# Thread: Black/White and energy absorbtion

1. Ok, I realize I can find this on the net. I was at a home and garden show here in the valley and came across a guy selling what appeared to be almost a white corn starch to pain your home with that was suppose to keep things cool. He had a heat lamp setup shining down on two pieces of plate steel. One was painted with this white stuff, and the other was not. The two pieces were very dark (almost black) in color. Now please correct me if I'm wrong, but doesn't anything painted white reflect light and some heat? His painted white sample was not nearly as hot as his black sample, but still clearly warm.

I know a mirrorized surface will reflect light and heat, and a vacuum sandwich will do even better.

So does anything painted white help reflect heat, or just light?

2.

3. It's more accurate to say that the light has rays of many different wavelengths (thus, colors), and the white stuff/mirrorized surface reflects many of them, especially those in the visible spectrum.

4. Originally Posted by Zero
It's more accurate to say that the light has rays of many different wavelengths (thus, colors), and the white stuff/mirrorized surface reflects many of them, especially those in the visible spectrum.
Yes, but what about heat? Heat of course being a form of radiated energy and sharing close proximity to light in the spectrum.

5. Perhaps I'm incredibly stupid, but heat=light. The heat, the release of energy, is discharge of energy when photons hit the surface of your skin.

Mr U

6. Heat is not a wave. It's silly to think of heat traveling around.

The energy in the electromagnetic waves, including the visible light, is transferred to object N when N absorbs the waves. This energy transfer raises N's temperature.

I think that's what you're looking for.

7. Originally Posted by HomoUniversalis
Perhaps I'm incredibly stupid, but heat=light. The heat, the release of energy, is discharge of energy when photons hit the surface of your skin.

Mr U
No, Universalis is right. The sun's rays are heat are they not? And they are warm are they not? And so wouldn't white paint, which reflects light, not also reflect heat waves too, would it not? And how annoying me phrasing my answer in the form of rhetorical questions?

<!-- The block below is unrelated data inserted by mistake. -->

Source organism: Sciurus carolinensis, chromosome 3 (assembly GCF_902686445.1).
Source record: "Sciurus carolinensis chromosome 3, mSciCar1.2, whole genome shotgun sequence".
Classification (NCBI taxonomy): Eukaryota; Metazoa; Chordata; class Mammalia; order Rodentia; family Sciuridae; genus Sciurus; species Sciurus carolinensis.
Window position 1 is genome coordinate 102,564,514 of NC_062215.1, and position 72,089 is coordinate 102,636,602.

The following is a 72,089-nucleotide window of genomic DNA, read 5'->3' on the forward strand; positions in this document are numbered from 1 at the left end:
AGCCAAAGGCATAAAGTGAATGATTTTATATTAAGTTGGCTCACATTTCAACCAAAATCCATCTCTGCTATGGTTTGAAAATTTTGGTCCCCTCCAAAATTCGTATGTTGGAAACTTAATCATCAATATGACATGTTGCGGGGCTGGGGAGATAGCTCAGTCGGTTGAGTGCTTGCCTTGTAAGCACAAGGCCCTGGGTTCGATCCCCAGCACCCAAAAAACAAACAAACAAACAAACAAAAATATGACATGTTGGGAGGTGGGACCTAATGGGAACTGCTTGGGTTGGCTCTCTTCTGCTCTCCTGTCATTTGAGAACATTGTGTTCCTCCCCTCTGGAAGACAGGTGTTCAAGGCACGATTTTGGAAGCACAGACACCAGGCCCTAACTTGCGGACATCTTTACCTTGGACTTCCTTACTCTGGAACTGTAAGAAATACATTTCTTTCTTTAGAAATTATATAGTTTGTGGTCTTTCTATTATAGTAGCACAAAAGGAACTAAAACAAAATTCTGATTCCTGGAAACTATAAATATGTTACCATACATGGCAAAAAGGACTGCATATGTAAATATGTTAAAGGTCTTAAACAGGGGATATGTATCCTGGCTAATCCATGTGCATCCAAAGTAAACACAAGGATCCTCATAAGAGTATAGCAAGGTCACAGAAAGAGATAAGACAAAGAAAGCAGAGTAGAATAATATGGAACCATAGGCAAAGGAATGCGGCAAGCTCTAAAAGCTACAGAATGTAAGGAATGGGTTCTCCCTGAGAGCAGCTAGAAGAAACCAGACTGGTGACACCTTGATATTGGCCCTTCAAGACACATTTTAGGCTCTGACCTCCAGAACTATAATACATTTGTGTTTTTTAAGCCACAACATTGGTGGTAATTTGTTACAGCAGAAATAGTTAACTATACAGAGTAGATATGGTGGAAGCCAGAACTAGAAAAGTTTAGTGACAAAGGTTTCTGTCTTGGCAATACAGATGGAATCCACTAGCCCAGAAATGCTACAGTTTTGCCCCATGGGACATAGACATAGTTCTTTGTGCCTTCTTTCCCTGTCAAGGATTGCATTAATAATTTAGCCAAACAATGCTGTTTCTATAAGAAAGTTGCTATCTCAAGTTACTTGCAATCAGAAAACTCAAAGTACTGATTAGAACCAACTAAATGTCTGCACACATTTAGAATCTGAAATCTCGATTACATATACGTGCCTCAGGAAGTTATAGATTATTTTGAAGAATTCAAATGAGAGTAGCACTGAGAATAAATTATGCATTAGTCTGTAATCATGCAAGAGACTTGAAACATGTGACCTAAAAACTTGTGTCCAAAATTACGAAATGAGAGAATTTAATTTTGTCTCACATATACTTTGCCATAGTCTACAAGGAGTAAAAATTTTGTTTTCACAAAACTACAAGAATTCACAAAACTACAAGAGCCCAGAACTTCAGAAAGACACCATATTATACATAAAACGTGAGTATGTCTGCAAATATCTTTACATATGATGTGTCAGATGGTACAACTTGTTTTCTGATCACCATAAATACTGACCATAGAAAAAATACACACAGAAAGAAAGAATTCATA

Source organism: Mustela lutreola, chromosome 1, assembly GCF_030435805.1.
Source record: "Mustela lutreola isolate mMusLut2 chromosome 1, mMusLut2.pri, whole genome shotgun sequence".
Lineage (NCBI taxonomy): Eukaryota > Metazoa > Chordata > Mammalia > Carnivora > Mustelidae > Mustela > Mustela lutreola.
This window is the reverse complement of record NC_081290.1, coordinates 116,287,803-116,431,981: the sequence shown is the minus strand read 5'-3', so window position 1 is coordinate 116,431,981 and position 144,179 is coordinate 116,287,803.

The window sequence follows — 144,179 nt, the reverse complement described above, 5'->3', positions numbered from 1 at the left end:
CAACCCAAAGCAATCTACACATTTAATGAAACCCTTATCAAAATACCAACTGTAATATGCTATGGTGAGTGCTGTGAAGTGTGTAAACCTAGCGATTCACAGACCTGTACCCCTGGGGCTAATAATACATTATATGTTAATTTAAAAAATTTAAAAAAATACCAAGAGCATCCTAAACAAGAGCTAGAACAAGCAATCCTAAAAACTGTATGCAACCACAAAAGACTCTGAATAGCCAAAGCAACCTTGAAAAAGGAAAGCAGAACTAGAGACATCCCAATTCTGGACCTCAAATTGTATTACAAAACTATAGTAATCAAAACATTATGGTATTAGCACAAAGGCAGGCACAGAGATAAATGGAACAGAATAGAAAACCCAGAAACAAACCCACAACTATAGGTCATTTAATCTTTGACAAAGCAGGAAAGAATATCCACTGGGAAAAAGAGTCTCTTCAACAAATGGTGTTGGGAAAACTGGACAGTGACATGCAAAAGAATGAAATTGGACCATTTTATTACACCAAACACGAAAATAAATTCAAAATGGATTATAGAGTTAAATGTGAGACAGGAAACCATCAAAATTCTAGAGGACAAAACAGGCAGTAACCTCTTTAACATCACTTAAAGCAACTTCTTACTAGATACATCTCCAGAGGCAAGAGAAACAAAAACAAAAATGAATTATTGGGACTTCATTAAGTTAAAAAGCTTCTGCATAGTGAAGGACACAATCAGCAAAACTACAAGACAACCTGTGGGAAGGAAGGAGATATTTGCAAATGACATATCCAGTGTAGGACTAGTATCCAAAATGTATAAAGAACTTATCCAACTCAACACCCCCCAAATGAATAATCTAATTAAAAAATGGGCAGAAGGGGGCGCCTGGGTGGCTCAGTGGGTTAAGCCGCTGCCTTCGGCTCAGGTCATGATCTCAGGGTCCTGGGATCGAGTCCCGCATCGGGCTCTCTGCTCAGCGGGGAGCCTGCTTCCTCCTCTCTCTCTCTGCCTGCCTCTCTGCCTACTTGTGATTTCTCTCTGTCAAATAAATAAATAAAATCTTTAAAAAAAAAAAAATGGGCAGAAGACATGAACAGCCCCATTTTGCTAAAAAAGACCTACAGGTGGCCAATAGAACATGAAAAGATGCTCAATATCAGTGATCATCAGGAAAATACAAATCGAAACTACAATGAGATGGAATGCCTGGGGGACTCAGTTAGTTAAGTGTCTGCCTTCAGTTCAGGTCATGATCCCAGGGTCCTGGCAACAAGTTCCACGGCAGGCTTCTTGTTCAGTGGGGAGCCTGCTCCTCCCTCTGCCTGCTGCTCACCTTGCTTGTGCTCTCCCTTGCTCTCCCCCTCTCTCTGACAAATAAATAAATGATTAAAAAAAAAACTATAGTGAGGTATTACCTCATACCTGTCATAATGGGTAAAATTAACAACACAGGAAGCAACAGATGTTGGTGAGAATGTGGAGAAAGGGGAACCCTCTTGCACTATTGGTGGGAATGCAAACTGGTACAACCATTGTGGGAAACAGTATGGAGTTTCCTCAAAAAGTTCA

8. Originally Posted by Locke
No, Universalis is right. The sun's rays are heat are they not? And they are warm are they not?
No, the sun's rays are electromagnetic waves (light). "Heat" is the energy of the thermal motion of particles in a substance. When a substance is hot, the particles vibrate faster. This faster motion requires energy, and that energy is what we call "heat". When light strikes a material some the light is absorbed, and some of the energy of that absorbed light will go toward making the particles in the material move faster.

Infra-red light, which is right below visible light on the electromagnetic spectrum, is no different from any other kind of light; it just has a wavelength that's too long for our eyes to be able to detect it.

9. nearly all correct. Heat is a confusing concept here because it is only the way we sense vibration of particles. Vibrational energy is associated with infra-red radiation. Visible light and UV are both associated with electric energy which is does not cause vibration and is not sensed as heat. All materials have specific absorbtion/emission spectrums, and so it really depends on the material. Metals are notoriously bad at storing electrical and vibrational energy, so that they readily give these forms up (hence good conductance) and when you touch a metal it will readily give up its heat energy to your hand and will feel hot. The oposite is true for water which can hold a lot of vibrational energy and often feels cool. Overall it depends what the specific energy attributes are of the coating substance as to how well it will insulate the metal sheet.

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